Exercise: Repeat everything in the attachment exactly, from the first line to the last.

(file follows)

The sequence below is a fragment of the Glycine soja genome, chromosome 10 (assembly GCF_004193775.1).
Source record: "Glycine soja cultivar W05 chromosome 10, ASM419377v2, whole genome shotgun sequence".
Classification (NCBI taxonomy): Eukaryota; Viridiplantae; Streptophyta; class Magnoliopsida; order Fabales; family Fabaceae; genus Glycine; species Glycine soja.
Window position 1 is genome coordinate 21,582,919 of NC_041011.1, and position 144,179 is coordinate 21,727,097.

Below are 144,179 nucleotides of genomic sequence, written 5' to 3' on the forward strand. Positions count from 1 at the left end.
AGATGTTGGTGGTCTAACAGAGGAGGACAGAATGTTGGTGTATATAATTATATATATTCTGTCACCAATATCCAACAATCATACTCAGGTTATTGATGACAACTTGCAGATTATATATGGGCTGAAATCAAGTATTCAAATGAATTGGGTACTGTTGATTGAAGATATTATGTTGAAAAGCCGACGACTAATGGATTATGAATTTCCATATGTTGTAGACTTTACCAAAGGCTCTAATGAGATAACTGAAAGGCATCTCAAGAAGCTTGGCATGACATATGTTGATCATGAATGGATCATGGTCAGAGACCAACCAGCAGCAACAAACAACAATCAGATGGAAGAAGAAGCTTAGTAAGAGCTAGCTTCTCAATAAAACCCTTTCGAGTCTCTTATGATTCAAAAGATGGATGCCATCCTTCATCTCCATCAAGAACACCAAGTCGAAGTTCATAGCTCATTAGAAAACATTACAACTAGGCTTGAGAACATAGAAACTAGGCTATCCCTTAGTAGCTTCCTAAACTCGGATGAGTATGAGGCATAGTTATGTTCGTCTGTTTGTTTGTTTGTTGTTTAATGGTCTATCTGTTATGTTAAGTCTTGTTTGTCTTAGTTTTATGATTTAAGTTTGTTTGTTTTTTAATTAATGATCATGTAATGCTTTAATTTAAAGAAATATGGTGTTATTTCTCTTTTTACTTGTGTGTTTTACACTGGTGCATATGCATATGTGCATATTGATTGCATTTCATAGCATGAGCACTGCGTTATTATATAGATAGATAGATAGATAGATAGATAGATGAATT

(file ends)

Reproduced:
The sequence below is a fragment of the Glycine soja genome, chromosome 10 (assembly GCF_004193775.1).
Source record: "Glycine soja cultivar W05 chromosome 10, ASM419377v2, whole genome shotgun sequence".
Classification (NCBI taxonomy): Eukaryota; Viridiplantae; Streptophyta; class Magnoliopsida; order Fabales; family Fabaceae; genus Glycine; species Glycine soja.
Window position 1 is genome coordinate 21,582,919 of NC_041011.1, and position 144,179 is coordinate 21,727,097.

Below are 144,179 nucleotides of genomic sequence, written 5' to 3' on the forward strand. Positions count from 1 at the left end.
AGATGTTGGTGGTCTAACAGAGGAGGACAGAATGTTGGTGTATATAATTATATATATTCTGTCACCAATATCCAACAATCATACTCAGGTTATTGATGACAACTTGCAGATTATATATGGGCTGAAATCAAGTATTCAAATGAATTGGGTACTGTTGATTGAAGATATTATGTTGAAAAGCCGACGACTAATGGATTATGAATTTCCATATGTTGTAGACTTTACCAAAGGCTCTAATGAGATAACTGAAAGGCATCTCAAGAAGCTTGGCATGACATATGTTGATCATGAATGGATCATGGTCAGAGACCAACCAGCAGCAACAAACAACAATCAGATGGAAGAAGAAGCTTAGTAAGAGCTAGCTTCTCAATAAAACCCTTTCGAGTCTCTTATGATTCAAAAGATGGATGCCATCCTTCATCTCCATCAAGAACACCAAGTCGAAGTTCATAGCTCATTAGAAAACATTACAACTAGGCTTGAGAACATAGAAACTAGGCTATCCCTTAGTAGCTTCCTAAACTCGGATGAGTATGAGGCATAGTTATGTTCGTCTGTTTGTTTGTTTGTTGTTTAATGGTCTATCTGTTATGTTAAGTCTTGTTTGTCTTAGTTTTATGATTTAAGTTTGTTTGTTTTTTAATTAATGATCATGTAATGCTTTAATTTAAAGAAATATGGTGTTATTTCTCTTTTTACTTGTGTGTTTTACACTGGTGCATATGCATATGTGCATATTGATTGCATTTCATAGCATGAGCACTGCGTTATTATATAGATAGATAGATAGATAGATAGATAGATGAATT